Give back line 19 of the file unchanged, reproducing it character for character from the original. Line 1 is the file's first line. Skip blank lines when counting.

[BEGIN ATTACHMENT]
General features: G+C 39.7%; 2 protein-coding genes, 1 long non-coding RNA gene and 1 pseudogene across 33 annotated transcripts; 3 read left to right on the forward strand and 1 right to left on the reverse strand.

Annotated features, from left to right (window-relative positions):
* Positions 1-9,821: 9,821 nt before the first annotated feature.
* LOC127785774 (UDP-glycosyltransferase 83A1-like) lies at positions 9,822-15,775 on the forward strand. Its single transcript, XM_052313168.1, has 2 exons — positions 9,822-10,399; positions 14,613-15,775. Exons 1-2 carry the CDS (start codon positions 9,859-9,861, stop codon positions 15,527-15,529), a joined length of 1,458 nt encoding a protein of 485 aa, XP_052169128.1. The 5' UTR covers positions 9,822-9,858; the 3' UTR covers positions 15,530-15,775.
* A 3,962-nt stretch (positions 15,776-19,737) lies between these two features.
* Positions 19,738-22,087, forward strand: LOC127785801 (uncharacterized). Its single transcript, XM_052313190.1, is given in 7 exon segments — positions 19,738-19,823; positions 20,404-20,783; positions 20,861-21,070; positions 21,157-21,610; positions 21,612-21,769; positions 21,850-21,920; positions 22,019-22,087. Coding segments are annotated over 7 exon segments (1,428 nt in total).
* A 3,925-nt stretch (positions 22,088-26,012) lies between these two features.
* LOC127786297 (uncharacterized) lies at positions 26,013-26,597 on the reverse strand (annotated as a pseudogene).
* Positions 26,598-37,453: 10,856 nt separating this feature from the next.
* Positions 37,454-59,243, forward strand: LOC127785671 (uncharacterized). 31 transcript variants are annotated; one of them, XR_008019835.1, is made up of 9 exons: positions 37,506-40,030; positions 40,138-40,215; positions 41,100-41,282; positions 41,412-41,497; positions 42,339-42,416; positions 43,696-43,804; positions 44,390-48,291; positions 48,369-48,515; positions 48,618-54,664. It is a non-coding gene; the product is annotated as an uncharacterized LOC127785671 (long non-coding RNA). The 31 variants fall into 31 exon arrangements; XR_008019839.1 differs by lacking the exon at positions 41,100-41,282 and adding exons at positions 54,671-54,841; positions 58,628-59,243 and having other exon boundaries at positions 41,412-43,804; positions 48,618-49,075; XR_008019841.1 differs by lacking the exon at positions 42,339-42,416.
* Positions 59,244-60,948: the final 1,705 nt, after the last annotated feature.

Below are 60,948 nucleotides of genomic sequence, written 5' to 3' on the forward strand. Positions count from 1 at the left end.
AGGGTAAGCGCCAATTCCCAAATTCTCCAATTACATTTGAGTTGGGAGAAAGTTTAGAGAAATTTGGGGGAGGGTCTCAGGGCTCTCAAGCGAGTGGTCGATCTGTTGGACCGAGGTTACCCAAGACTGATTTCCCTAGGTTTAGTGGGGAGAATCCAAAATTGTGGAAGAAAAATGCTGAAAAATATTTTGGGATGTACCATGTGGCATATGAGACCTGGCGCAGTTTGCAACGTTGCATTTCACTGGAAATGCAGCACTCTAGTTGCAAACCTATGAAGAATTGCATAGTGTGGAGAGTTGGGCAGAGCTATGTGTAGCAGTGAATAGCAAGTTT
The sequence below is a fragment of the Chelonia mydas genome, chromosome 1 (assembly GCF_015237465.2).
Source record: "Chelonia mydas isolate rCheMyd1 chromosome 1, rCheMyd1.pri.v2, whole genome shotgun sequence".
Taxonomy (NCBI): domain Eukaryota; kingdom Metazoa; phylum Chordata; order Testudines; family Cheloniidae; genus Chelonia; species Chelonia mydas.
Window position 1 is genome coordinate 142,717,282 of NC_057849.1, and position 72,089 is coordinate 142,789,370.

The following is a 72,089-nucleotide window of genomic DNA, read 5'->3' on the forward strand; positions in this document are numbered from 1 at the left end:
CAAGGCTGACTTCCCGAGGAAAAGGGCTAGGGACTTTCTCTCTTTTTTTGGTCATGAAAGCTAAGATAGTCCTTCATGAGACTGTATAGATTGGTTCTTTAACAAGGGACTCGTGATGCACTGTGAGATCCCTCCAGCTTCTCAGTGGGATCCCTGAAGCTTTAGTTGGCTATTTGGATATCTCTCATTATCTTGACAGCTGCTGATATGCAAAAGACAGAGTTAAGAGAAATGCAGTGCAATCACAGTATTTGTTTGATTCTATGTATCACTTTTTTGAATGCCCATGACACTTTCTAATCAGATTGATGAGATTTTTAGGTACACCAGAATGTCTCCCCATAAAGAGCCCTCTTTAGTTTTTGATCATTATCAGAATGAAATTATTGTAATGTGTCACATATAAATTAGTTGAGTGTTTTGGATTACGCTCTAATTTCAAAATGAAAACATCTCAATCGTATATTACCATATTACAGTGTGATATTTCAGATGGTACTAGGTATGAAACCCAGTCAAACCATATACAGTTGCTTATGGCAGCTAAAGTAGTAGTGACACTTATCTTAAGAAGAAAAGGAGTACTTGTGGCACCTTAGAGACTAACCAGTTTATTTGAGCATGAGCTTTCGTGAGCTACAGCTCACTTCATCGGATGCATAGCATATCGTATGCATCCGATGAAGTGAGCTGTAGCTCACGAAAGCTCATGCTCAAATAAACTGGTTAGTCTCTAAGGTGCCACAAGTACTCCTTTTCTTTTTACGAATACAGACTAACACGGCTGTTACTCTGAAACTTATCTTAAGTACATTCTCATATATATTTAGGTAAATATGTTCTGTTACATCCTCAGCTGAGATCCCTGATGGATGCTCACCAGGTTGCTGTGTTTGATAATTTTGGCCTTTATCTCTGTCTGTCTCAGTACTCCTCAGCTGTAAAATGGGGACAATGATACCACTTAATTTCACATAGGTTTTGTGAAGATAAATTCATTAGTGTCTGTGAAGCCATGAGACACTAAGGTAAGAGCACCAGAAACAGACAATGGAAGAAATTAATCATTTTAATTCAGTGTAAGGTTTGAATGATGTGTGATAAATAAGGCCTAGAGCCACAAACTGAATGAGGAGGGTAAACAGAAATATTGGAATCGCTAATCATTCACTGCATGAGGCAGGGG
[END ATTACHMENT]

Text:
CAAGGCTGACTTCCCGAGGAAAAGGGCTAGGGACTTTCTCTCTTTTTTTGGTCATGAAAGCTAAGATAGTCCTTCATGAGACTGTATAGATTGGTTCTTTAACAAGGGACTCGTGATGCACTGTGAGATCCCTCCAGCTTCTCAGTGGGATCCCTGAAGCTTTAGTTGGCTATTTGGATATCTCTCATTATCTTGACAGCTGCTGATATGCAAAAGACAGAGTTAAGAGAAATGCAGTGCAATCACAGTATTTGTTTGATTCTATGTATCACTTTTTTGAATGCCCATGACACTTTCTAATCAGATTGATGAGATTTTTAGGTACACCAGAATGTCTCCCCATAAAGAGCCCTCTTTAGTTTTTGATCATTATCAGAATGAAATTATTGTAATGTGTCACATATAAATTAGTTGAGTGTTTTGGATTACGCTCTAATTTCAAAATGAAAACATCTCAATCGTATATTACCATATTACAGTGTGATATTTCAGATGGTACTAGGTATGAAACCCAGTCAAACCATATACAGTTGCTTATGGCAGCTAAAGTAGTAGTGACACTTATCTTAAGAAGAAAAGGAGTACTTGTGGCACCTTAGAGACTAACCAGTTTATTTGAGCATGAGCTTTCGTGAGCTACAGCTCACTTCATCGGATGCATAGCATATCGTATGCATCCGATGAAGTGAGCTGTAGCTCACGAAAGCTCATGCTCAAATAAACTGGTTAGTCTCTAAGGTGCCACAAGTACTCCTTTTCTTTTTACGAATACAGACTAACACGGCTGTTACTCTGAAACTTATCTTAAGTACATTCTCATATATATTTAGGTAAATATGTTCTGTTACATCCTCAGCTGAGATCCCTGATGGATGCTCACCAGGTTGCTGTGTTTGATAATTTTGGCCTTTATCTCTGTCTGTCTCAGTACTCCTCAGCTGTAAAATGGGGACAATGATACCACTTAATTTCACATAGGTTTTGTGAAGATAAATTCATTAGTGTCTGTGAAGCCATGAGACACTAAGGTAAGAGCACCAGAAACAGACAATGGAAGAAATTAATCATTTTAATTCAGTGTAAGGTTTGAATGATGTGTGATAAATAAGGCCTAGAGCCACAAACTGAATGAGGAGGGTAAACAGAAATATTGGAATCGCTAATCATTCACTGCATGAGGCAGGGG